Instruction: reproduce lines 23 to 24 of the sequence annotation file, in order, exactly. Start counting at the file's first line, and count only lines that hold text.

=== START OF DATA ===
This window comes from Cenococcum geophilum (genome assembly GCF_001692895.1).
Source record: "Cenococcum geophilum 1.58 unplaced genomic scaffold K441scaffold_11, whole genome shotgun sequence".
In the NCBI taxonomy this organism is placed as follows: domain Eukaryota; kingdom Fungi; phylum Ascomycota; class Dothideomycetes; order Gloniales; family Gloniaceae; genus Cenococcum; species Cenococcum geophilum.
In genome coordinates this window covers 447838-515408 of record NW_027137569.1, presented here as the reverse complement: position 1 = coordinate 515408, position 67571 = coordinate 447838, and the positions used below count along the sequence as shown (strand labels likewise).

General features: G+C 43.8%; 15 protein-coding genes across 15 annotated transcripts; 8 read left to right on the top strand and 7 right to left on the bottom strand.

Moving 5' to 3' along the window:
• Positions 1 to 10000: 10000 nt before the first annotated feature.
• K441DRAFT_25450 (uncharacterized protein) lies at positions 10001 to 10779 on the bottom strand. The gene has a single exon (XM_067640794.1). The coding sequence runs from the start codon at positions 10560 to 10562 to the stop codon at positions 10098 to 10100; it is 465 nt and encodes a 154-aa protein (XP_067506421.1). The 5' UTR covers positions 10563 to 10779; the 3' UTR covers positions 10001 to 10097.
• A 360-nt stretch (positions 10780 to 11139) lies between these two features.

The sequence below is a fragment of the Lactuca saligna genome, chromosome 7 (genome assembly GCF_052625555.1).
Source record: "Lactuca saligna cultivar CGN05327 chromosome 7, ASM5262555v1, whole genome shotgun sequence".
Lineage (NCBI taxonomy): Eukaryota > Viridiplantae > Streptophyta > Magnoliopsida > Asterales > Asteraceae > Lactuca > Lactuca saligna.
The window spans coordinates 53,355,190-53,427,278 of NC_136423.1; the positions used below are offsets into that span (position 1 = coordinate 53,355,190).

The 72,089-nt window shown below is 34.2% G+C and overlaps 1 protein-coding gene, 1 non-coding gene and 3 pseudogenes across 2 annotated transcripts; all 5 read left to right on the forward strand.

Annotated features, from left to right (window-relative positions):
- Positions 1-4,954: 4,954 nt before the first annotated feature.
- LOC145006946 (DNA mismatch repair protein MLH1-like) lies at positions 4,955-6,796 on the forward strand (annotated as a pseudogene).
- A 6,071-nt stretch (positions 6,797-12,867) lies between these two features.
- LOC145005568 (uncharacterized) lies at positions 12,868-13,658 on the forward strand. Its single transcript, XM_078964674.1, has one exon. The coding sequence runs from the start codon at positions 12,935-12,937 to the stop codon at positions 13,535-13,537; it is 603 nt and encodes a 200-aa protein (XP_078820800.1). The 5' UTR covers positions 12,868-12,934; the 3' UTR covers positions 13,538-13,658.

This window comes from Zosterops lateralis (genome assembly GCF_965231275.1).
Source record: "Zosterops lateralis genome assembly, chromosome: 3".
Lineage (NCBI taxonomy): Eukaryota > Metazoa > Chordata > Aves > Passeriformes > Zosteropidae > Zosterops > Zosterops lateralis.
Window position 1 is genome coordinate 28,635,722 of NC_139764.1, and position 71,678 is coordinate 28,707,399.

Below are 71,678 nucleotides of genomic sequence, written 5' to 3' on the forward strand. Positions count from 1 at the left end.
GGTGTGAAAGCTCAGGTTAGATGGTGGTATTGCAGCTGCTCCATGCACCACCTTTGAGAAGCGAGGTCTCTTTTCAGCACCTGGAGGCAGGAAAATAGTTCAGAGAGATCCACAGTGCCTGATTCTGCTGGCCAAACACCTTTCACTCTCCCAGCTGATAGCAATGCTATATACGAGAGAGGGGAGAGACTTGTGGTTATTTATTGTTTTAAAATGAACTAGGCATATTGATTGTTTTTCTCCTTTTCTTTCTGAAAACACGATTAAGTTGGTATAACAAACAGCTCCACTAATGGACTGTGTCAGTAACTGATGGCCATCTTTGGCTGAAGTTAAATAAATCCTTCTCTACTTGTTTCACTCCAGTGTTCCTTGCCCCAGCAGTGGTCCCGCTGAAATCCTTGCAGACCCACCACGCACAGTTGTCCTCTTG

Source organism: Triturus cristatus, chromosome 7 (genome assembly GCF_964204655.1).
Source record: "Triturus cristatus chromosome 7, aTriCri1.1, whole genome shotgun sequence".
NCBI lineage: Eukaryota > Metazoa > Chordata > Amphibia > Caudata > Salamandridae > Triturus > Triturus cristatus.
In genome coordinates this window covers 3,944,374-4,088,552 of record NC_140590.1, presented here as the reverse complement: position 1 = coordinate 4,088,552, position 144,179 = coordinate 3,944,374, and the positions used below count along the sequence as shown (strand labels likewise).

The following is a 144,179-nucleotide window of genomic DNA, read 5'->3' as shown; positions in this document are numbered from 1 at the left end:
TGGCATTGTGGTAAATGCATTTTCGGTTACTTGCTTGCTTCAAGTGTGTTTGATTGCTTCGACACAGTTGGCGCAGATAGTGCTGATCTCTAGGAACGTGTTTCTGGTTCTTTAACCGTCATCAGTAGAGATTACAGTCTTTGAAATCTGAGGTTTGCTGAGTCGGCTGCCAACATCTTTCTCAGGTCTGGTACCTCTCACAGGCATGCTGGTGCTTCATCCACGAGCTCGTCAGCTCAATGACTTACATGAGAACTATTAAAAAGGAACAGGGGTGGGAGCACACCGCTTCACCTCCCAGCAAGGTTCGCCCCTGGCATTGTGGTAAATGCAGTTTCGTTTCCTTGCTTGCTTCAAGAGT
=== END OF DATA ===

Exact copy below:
Window position 1 is genome coordinate 28,635,722 of NC_139764.1, and position 71,678 is coordinate 28,707,399.

Below are 71,678 nucleotides of genomic sequence, written 5' to 3' on the forward strand. Positions count from 1 at the left end.